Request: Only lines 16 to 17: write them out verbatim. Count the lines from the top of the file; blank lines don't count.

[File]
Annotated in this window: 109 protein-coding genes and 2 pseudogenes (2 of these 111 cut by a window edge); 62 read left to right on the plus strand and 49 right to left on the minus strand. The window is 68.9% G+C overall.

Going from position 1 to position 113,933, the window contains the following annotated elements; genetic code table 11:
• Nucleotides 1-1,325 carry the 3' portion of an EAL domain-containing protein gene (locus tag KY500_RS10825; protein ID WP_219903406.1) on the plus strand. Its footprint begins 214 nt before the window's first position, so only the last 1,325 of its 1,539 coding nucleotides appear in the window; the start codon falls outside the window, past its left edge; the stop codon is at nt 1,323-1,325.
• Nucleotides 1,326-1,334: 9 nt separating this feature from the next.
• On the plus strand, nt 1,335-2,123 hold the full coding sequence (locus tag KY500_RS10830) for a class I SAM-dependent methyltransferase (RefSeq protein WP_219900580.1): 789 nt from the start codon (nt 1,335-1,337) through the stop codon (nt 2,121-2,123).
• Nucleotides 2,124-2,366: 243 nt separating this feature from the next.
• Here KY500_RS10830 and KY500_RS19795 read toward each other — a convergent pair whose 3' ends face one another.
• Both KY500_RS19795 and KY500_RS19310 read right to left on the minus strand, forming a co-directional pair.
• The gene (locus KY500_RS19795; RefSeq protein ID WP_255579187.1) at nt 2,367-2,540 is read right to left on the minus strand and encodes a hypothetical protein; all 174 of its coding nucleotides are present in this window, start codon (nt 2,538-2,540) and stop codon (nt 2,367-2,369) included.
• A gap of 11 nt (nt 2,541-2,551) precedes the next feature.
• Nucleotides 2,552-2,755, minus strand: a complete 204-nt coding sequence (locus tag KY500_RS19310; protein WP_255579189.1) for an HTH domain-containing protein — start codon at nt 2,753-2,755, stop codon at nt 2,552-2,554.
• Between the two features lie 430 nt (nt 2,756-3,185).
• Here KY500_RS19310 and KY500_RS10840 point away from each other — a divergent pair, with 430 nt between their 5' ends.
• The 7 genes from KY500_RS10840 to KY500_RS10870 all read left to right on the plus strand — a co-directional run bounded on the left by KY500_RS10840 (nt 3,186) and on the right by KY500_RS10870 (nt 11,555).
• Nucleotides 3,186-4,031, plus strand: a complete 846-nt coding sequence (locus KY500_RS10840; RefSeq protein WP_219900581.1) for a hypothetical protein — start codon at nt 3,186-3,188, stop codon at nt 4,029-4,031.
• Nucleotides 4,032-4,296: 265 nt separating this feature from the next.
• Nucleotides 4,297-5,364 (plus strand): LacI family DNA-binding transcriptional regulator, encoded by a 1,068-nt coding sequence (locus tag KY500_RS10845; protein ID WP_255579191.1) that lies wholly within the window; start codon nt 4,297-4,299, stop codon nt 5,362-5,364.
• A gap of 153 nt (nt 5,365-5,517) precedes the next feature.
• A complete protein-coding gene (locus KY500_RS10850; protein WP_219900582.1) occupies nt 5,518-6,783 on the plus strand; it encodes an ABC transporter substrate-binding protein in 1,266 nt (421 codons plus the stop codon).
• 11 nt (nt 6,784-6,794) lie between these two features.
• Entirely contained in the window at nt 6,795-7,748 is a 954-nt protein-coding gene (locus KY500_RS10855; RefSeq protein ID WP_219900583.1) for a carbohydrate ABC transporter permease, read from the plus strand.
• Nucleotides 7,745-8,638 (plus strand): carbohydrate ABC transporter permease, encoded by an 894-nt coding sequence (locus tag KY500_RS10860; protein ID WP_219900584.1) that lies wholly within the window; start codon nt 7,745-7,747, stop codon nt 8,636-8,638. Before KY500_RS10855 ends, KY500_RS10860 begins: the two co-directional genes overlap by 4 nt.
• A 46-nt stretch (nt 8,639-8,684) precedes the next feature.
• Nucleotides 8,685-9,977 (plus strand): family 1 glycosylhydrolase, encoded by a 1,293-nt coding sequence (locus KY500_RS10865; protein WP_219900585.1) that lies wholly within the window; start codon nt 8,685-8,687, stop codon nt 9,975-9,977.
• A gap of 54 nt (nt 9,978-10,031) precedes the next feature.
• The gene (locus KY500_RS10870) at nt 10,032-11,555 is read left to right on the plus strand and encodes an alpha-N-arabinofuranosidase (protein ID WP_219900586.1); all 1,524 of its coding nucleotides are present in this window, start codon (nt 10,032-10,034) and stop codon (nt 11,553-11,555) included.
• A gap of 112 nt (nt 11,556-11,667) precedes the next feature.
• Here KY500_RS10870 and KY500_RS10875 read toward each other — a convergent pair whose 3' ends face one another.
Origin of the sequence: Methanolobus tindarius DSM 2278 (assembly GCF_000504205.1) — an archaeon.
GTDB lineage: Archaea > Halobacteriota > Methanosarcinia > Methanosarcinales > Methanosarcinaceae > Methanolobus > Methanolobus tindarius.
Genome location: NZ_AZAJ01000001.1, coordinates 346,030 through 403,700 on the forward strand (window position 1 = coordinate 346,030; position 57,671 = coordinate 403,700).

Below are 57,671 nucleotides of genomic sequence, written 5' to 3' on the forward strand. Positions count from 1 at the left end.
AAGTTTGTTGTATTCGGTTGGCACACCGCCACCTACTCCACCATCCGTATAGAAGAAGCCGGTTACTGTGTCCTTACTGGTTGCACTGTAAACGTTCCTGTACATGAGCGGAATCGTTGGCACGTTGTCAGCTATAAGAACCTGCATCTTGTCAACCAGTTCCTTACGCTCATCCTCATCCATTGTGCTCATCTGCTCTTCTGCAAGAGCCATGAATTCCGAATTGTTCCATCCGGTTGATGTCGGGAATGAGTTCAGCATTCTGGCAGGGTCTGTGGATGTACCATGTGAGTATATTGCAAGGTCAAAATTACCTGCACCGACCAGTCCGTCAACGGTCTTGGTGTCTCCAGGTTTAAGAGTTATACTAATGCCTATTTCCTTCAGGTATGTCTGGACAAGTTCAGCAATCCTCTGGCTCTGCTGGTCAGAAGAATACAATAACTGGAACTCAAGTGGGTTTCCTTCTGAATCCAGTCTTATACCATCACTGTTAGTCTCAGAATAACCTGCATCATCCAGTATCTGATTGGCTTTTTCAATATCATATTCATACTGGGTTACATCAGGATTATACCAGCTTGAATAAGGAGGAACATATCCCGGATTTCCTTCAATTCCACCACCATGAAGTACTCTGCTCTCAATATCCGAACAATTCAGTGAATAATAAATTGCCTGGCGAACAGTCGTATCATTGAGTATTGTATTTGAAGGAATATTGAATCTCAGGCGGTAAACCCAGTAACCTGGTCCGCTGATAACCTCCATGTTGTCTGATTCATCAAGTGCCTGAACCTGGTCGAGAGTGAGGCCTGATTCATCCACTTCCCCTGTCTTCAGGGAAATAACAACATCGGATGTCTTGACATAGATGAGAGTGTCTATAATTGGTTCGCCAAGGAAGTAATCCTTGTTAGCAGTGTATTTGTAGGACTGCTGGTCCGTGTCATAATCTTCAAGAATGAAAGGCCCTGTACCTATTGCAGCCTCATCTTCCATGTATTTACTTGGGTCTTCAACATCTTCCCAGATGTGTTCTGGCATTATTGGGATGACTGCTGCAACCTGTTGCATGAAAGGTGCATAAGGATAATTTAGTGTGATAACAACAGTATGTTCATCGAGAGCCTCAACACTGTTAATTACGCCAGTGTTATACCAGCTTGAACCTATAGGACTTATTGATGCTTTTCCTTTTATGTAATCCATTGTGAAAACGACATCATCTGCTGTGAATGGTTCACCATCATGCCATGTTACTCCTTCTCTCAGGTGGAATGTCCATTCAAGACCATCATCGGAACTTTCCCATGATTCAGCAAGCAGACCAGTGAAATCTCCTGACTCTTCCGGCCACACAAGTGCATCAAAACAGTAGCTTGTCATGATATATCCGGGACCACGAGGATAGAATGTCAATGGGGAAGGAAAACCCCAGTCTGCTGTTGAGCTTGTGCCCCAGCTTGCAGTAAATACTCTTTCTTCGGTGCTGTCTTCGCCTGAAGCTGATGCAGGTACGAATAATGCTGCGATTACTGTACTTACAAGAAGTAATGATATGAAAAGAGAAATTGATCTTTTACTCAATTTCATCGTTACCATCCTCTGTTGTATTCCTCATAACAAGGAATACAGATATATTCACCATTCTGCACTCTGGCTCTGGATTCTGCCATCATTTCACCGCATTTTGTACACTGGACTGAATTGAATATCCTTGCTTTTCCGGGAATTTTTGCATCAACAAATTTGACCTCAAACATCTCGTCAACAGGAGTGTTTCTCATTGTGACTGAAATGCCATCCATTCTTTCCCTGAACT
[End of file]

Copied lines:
• Nucleotides 4,032-4,296: 265 nt separating this feature from the next.
• Nucleotides 4,297-5,364 (plus strand): LacI family DNA-binding transcriptional regulator, encoded by a 1,068-nt coding sequence (locus tag KY500_RS10845; protein ID WP_255579191.1) that lies wholly within the window; start codon nt 4,297-4,299, stop codon nt 5,362-5,364.